Homily – January 3, 2016

This feast of the Epiphany is the feast of the curious, the seeker. We see the Wise Men travelling from a far country seeking the new born king of the Jewish wanting to pay him homage. We the curious and threatened King Herod seeking this king too but not to do him homage but to do him harm.

There was a home in the area and its only Christmas decoration was a siloete in their picture widow of the Wise Men and the star and the caption – the wise still seek him. The wise still want to know more and more about Jesus. Jesus born in Bethlehem, raised in Nazareth, died in Jerusalem. The wise want to come to know the deepest meaning of his parables. The wise want to see the power for good that Jesus had with the men and women of his time.

The wise want to share in the deep compassion Jesus had for those who came to him for help, for understanding and for healing. The wise still want to have the courage to live out the full challenge of his new commandment, ’love one another as I have loved you’. The wise seek to dig deeper into the awesome wonder of his words,’ take eat, this is my body, take drink this is my blood, do this in remembrance of me. The wise seek to mesh into the living of their own lives the reality of this truth, God loved the world, God loved me, so much that God sent his son into the world and the Son loved me so much he gave his life for me.

Are we among the wise that still seek him, find him and have him transform our lives as he did those Wise Men from the East? Are we among the wise who seek to understand the meaning of this feast?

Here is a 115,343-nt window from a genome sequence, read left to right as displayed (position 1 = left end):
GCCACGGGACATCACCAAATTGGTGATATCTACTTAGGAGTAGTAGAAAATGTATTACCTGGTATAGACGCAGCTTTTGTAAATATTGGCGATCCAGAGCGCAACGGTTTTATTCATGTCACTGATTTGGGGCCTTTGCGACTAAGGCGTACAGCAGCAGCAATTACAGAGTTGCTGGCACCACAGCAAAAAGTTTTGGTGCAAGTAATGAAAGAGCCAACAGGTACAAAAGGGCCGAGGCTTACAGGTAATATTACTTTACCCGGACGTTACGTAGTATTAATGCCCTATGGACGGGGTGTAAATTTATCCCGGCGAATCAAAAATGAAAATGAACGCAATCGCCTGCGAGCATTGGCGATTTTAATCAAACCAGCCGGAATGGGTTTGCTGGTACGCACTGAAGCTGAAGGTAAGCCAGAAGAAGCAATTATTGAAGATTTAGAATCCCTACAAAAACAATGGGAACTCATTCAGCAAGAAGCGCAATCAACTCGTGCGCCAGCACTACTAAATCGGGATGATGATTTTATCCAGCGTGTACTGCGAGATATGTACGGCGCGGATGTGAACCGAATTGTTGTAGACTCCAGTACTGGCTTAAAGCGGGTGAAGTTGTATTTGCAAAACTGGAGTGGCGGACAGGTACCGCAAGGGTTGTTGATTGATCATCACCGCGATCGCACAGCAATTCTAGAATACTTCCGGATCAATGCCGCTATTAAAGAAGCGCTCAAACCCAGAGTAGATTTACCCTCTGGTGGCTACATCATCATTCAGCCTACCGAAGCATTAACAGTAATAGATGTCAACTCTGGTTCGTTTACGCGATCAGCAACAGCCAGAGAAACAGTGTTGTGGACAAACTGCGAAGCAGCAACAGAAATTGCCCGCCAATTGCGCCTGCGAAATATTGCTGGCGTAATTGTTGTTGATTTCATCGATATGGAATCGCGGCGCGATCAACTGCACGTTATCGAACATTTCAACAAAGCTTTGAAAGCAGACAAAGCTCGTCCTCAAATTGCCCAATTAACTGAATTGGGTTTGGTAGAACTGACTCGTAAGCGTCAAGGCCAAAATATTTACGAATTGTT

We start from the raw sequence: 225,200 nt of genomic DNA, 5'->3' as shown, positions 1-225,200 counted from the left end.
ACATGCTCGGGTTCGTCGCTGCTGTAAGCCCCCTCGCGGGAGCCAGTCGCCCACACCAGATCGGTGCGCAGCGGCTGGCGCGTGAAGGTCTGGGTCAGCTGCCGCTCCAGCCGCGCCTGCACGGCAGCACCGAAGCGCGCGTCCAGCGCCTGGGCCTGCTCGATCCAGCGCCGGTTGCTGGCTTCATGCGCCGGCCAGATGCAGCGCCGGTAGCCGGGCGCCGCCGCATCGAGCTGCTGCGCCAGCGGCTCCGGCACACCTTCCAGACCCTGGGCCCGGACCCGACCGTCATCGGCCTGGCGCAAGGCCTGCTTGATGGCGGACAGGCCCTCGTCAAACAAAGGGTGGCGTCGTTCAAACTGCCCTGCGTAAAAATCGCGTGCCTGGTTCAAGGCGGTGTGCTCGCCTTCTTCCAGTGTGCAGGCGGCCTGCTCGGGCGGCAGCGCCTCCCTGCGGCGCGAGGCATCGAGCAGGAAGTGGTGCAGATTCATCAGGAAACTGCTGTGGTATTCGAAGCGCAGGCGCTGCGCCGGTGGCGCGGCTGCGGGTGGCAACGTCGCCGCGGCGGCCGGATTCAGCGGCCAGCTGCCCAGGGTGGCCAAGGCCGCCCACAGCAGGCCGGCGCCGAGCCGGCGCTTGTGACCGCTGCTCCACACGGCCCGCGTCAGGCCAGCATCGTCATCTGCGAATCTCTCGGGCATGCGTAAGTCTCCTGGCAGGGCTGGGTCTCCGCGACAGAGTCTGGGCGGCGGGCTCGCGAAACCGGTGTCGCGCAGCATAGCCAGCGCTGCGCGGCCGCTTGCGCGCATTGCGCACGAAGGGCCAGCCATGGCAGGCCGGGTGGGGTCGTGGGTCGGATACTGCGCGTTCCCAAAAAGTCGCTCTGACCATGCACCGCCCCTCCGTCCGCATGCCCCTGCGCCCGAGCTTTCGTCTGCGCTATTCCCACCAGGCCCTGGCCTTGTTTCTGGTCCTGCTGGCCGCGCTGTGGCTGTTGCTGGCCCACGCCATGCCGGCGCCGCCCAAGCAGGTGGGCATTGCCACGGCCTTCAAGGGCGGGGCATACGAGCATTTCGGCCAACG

The great meaning of Epiphany is expressed in our second reading from Paul’s letter to the Ephesians, ‘The Gentiles have become fellow heirs, members of the same body and sharers in the promise in Christ Jesus through the gospel.

The Jewish people were and still the people of God. They treasured and protected their privileged place in God’s eyes. They never forgot the ancient promise spoken so many times in their scriptures ‘I will be you God and you will be my people.

Today we are asked to see beyond that promise and be happy that we and all peoples have become fellow heirs and members and sharers in the promises of Christ, in and through the passion, death and resurrection of Jesus.

St. Peter put another after his encounter with gentile centurion, ‘The thing I have come to realize is this, and that any person of any nationality who does what is right is acceptable to God’

Are we wise enough to live this truth of Epiphany and love and accept and respect men and women of different faiths and no faith, men and women of different social and racial and cultural backgrounds, men and women of different life styles? This can be a constant challenge to each of us every day of life.

May our prayer for each other today be that we all be wise enough to seek a deeper understanding of Jesus Christ and what he taught and what he did? May each of us see him more clearly, follow him more nearly, and love him more dearly.